Astronomers Find Smallest Known Galaxy With a Supermassive Black Hole

Posted on September 17, 2014

Scientists have discovered the smallest known galaxy to have a supermassive black hole at its center. The black hole was found using data from NASA's Hubble Space Telescope and the Gemini North telescope on Hawaii's Mauna Kea. The black hole is located in the M60-UCD1 dwarf galaxy. An artist's interpretation of the black hole and galaxy is pictured above.

The black hole at the center of M60-UCD1 has five times the mass of the black hole at the center of the Milky Way. It has the mass of 21 million suns and makes up 15% of the mass of M60-UCD1. The Milky Way's central black hole has the mass of 4 million suns and makes up less than .01% of the Milky Way's total mass.

The M60-UCD1 galaxy has an amazing amount of stars. NASA says if you lived inside M60-UCD1 you could see at least 1 million stars with the naked eye. On Earth you can see only about 4,000 stars with the naked eye.

The astronomers believe the discovery of the supermassive black hole at the center of a tiny galaxy means that dwarf galaxies could be stripped remnants of galaxies that were once much larger.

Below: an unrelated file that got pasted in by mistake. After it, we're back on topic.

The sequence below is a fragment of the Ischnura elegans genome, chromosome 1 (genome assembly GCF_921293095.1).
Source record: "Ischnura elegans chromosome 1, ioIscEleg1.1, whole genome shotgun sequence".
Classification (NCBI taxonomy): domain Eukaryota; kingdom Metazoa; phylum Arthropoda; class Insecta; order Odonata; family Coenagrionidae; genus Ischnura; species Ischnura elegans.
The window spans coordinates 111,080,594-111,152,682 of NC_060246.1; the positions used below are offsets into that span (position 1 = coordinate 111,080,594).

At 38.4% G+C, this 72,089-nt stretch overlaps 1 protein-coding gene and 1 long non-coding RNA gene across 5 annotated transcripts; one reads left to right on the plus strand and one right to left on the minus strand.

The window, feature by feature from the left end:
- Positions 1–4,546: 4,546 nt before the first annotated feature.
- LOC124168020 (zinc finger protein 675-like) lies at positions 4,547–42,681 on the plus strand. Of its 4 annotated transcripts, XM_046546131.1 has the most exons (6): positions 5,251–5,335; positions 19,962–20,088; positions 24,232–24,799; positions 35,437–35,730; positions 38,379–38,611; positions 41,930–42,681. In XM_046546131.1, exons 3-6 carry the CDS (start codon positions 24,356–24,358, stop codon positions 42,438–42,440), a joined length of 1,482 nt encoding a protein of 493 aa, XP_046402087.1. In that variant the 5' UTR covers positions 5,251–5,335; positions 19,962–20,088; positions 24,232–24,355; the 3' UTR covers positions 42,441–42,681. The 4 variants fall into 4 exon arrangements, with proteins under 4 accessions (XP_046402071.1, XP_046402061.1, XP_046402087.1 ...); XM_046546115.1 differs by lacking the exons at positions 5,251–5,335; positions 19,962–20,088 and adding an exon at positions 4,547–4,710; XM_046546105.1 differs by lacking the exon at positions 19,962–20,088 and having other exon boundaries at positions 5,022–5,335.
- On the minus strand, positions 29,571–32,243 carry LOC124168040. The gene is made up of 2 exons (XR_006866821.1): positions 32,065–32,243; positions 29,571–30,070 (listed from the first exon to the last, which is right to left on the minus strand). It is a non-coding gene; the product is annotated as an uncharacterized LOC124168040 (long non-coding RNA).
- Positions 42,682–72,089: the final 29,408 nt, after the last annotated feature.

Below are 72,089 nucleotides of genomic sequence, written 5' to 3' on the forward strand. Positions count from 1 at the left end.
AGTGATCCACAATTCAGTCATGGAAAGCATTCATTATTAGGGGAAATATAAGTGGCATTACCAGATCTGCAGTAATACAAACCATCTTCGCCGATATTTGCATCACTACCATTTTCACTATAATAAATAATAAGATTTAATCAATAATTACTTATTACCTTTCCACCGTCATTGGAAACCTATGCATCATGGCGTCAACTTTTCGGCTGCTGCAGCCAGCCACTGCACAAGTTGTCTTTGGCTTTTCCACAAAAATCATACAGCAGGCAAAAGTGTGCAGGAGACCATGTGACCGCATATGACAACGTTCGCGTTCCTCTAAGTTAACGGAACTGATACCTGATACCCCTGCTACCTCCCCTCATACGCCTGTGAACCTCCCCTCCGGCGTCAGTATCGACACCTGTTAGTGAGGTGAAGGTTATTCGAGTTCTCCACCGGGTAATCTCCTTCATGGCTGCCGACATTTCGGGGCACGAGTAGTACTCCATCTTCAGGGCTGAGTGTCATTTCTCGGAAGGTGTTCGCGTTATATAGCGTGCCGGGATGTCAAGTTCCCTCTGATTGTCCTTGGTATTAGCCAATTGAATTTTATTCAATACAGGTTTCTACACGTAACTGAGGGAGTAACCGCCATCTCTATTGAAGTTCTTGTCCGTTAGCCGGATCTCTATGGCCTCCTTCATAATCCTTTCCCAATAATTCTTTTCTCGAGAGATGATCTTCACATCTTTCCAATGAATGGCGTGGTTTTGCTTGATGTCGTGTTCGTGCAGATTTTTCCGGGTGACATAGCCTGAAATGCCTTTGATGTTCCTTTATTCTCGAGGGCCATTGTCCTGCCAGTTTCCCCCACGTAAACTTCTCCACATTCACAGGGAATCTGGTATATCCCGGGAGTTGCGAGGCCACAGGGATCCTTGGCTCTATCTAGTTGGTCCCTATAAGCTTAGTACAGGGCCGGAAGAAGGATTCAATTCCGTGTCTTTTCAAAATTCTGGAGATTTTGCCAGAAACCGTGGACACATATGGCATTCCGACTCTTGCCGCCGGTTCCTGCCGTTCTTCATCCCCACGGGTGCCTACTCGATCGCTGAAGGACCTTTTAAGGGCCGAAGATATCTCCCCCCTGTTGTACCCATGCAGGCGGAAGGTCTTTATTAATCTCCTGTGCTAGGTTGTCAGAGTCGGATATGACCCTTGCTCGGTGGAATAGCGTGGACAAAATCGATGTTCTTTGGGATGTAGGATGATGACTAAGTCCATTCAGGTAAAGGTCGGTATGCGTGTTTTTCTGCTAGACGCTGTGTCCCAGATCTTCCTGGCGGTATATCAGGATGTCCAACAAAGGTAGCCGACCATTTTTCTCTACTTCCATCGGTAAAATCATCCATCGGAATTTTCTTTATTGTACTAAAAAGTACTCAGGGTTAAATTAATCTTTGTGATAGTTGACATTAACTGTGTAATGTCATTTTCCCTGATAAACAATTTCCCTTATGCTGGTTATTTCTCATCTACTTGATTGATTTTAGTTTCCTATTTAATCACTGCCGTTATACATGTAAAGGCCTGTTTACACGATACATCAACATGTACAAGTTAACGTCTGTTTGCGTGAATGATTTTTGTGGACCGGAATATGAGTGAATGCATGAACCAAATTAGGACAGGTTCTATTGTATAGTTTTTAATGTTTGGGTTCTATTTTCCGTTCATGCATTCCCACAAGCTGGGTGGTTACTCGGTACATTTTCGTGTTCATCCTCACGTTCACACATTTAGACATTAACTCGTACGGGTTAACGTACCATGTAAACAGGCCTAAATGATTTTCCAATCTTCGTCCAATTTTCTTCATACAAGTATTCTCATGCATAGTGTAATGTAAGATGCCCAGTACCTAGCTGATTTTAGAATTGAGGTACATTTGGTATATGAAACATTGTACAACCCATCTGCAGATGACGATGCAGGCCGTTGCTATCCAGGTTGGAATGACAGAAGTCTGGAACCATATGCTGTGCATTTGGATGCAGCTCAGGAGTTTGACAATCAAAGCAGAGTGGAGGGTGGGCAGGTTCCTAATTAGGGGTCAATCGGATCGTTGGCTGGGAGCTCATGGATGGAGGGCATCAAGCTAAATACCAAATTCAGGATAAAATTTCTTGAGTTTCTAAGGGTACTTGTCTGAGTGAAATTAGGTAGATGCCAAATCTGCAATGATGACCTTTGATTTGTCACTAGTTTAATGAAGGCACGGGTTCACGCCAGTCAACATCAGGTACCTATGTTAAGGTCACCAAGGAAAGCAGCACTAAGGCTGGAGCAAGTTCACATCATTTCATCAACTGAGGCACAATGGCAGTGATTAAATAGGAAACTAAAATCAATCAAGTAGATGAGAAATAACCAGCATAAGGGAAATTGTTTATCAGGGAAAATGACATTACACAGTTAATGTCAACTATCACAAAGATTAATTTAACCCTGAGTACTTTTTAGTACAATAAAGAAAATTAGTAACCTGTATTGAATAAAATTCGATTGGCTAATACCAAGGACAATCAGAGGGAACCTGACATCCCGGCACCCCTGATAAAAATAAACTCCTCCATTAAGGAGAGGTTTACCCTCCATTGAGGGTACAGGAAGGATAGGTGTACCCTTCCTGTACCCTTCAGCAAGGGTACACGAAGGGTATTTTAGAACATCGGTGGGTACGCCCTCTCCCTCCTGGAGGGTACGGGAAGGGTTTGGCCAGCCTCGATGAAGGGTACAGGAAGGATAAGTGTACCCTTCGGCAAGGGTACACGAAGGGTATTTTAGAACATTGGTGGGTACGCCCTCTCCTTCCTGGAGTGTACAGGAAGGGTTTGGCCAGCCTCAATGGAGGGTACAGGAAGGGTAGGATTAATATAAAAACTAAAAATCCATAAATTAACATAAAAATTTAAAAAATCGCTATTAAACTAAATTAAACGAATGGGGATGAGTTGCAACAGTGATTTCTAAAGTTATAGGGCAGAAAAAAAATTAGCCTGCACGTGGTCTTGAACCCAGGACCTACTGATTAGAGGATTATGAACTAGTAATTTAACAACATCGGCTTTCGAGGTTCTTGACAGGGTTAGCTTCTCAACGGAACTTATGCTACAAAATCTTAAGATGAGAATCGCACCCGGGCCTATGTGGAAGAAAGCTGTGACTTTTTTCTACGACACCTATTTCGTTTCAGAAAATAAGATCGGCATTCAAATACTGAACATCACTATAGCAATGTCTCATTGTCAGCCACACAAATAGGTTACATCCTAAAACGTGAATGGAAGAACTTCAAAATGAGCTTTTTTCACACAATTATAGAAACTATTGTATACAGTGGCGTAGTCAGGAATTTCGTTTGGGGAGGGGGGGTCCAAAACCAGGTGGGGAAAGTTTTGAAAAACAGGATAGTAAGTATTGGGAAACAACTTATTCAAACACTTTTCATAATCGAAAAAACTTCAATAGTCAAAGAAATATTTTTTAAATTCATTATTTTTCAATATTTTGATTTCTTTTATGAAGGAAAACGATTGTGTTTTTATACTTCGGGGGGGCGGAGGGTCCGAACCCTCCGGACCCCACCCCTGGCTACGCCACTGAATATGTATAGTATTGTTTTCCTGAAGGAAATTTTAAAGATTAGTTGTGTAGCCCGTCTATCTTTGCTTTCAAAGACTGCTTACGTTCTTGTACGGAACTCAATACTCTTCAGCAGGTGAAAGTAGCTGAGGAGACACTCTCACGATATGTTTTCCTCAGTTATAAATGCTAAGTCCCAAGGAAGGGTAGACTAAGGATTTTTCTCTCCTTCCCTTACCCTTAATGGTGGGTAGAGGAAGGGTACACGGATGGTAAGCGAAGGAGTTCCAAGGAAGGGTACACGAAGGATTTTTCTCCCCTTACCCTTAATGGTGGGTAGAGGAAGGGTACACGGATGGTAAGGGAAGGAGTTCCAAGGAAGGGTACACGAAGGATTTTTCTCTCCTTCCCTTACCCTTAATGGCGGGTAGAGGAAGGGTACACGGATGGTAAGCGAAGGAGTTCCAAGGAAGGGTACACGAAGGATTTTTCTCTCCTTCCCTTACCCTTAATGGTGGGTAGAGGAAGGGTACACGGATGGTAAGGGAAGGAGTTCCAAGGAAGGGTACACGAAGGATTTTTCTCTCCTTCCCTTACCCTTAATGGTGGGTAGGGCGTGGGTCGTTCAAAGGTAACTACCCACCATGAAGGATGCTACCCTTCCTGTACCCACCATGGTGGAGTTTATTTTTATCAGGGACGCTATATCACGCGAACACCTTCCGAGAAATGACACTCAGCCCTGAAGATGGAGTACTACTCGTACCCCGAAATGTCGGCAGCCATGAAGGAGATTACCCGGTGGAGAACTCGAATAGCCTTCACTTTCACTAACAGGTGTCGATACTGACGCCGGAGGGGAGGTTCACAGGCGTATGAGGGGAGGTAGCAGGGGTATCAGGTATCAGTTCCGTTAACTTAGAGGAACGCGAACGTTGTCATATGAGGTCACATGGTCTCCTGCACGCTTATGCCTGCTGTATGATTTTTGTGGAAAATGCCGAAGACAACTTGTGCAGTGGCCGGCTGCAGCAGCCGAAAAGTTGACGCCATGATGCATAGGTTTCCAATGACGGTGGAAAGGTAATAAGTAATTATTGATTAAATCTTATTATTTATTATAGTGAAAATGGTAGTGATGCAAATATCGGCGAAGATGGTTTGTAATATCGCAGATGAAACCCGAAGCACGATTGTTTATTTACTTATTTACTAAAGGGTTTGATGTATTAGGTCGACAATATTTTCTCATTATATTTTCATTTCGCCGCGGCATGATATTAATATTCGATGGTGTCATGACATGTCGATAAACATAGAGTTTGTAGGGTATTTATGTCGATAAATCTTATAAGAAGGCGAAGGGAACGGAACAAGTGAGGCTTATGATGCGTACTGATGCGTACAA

University of Utah astronomer Anil Seth, lead author of the M60-UCD1 study published in Nature, says, "We don't know of any other way you could make a black hole so big in an object this small. There are a lot of similar ultracompact dwarf galaxies, and together they may contain as many supermassive black holes as there are at the centers of normal galaxies."

This video shows a simulation of how M60-UCD1 was formed from a much larger galaxy when it stripped stars from the orbiting galaxy during a process that took about 500 million years. Seth says astronomers don't know when this lengthy event took place but it could have been billions of years ago. Take a look:

The research paper on the black hole found in the ultra-compact dwarf galaxy is located here in the journal Nature.

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